Uptake of plasmodium falciparum gametocytes during mosquito bloodmeal by direct and membrane feeding

Talman, A. M. et al. (2020) Uptake of plasmodium falciparum gametocytes during mosquito bloodmeal by direct and membrane feeding. Frontiers in Microbiology, 11, 246. (doi: 10.3389/fmicb.2020.00246) (PMID:32194521) (PMCID:PMC7062676)

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Abstract

Plasmodium falciparum remains one of the leading causes of child mortality, and nearly half of the world’s population is at risk of contracting malaria. While pathogenesis results from replication of asexual forms in human red blood cells, it is the sexually differentiated forms, gametocytes, which are responsible for the spread of the disease. For transmission to succeed, both mature male and female gametocytes must be taken up by a female Anopheles mosquito during its blood meal for subsequent differentiation into gametes and mating inside the mosquito gut. Observed circulating numbers of gametocytes in the human host are often surprisingly low. A pre-fertilization behavior, such as skin sequestration, has been hypothesized to explain the efficiency of human-to-mosquito transmission but has not been sufficiently tested due to a lack of appropriate tools. In this study, we describe the optimization of a qPCR tool that enables the relative quantification of gametocytes within very small input samples. Such a tool allows for the quantification of gametocytes in different compartments of the host and the vector that could potentially unravel mechanisms that enable highly efficient malaria transmission. We demonstrate the use of our gametocyte quantification method in mosquito blood meals from both direct skin feeding on Plasmodium gametocyte carriers and standard membrane feeding assay. Relative gametocyte abundance was not different between mosquitoes fed through a membrane or directly on the skin suggesting that there is no systematic enrichment of gametocytes picked up in the skin.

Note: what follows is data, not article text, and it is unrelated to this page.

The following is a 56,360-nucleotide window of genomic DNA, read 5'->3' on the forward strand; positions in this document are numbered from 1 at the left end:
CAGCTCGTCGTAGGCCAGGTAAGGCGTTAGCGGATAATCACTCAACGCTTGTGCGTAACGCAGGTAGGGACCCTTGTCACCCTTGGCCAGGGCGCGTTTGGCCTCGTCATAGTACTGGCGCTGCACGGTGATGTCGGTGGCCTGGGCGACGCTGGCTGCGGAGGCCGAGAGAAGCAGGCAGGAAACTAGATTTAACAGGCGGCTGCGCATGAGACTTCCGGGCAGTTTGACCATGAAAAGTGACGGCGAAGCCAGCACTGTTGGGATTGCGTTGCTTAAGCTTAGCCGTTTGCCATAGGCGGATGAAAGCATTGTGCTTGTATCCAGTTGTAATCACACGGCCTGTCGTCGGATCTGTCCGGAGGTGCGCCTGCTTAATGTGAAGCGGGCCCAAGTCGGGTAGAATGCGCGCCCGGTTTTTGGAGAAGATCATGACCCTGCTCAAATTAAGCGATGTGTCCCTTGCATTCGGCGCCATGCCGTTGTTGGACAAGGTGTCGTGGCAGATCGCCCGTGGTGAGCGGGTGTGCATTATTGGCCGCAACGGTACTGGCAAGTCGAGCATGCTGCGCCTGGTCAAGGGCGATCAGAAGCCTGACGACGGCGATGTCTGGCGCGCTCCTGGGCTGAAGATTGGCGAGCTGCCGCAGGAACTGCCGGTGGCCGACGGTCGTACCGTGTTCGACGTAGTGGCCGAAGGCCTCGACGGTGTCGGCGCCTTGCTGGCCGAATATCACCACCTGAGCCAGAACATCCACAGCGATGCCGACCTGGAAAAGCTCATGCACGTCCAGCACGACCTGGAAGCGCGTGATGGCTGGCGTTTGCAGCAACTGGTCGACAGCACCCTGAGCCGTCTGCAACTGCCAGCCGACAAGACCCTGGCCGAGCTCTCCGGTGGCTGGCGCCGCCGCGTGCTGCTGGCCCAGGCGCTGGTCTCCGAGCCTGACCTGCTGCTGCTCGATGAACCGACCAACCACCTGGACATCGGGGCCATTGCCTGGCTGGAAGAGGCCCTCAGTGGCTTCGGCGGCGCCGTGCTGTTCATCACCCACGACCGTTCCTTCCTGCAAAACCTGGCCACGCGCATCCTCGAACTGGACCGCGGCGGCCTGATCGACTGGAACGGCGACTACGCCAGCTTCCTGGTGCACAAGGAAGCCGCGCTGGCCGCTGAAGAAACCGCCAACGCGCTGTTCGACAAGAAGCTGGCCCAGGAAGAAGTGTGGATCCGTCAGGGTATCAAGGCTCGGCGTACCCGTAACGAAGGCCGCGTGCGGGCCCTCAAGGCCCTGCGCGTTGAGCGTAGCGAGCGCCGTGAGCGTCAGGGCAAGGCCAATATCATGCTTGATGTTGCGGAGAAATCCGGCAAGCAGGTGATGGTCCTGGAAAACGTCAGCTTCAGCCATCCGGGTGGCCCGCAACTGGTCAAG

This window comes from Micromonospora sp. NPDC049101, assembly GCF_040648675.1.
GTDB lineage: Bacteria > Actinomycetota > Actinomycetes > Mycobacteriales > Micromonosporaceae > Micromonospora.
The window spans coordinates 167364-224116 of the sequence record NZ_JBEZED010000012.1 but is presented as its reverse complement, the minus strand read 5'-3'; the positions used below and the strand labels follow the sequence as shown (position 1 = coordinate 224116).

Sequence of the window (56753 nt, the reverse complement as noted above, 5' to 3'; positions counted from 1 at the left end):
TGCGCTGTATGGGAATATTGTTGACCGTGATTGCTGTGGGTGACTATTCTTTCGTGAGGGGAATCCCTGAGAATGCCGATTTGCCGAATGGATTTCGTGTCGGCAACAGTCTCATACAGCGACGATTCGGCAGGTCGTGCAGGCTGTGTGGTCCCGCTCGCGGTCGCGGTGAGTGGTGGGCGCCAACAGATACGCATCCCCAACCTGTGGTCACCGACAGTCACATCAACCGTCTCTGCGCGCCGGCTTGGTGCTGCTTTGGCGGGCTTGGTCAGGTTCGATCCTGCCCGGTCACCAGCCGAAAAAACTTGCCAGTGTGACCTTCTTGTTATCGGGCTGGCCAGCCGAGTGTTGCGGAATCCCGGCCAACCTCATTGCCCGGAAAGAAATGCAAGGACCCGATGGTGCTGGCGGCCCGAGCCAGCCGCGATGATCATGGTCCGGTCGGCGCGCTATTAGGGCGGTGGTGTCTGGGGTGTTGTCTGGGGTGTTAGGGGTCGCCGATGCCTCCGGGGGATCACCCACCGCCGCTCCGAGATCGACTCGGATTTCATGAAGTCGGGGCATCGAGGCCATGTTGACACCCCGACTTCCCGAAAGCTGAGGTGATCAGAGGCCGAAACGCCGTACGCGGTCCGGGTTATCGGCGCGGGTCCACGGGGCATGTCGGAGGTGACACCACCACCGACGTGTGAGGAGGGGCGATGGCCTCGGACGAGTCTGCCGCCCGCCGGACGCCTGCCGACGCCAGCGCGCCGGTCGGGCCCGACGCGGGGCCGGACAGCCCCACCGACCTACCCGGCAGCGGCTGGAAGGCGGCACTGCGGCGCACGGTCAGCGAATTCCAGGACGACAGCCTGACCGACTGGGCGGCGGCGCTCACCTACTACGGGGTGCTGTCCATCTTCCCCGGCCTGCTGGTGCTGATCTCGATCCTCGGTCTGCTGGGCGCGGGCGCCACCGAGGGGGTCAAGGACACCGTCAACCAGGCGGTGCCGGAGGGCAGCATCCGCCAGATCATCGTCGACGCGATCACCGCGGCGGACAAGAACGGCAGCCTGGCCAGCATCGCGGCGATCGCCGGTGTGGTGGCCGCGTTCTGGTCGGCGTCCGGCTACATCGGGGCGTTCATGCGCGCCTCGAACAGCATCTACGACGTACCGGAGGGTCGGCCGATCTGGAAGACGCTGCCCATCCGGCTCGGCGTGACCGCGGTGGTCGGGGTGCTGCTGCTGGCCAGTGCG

Item Type:Articles
Additional Information:The Wellcome Sanger Institute is funded by the Wellcome Trust (grant 206194/Z/17/Z). ML was supported by an MRC Career Development Award (G1100339).
Status:Published
Refereed:Yes
Glasgow Author(s) Enlighten ID:Howick, Dr Virginia
Authors: Talman, A. M., Ouologuem, D. T. D., Love, K., Howick, V. M., Mulamba, C., Haidara, A., Dara, N., Sylla, D., Sacko, A., Coulibaly, M. M., Dao, F., Sangare, C. P. O., Djimde, A., and Lawniczak, M. K. N.
College/School:College of Medical Veterinary and Life Sciences > Institute of Biodiversity Animal Health and Comparative Medicine
College of Medical Veterinary and Life Sciences > School of Biodiversity, One Health & Veterinary Medicine
Journal Name:Frontiers in Microbiology
Publisher:Frontiers
ISSN:1664-302X
ISSN (Online):1664-302X
Copyright Holders:Copyright © 2020 The Authors
First Published:First published in Frontiers in Microbiology 11:246
Publisher Policy:Reproduced under a Creative Commons License

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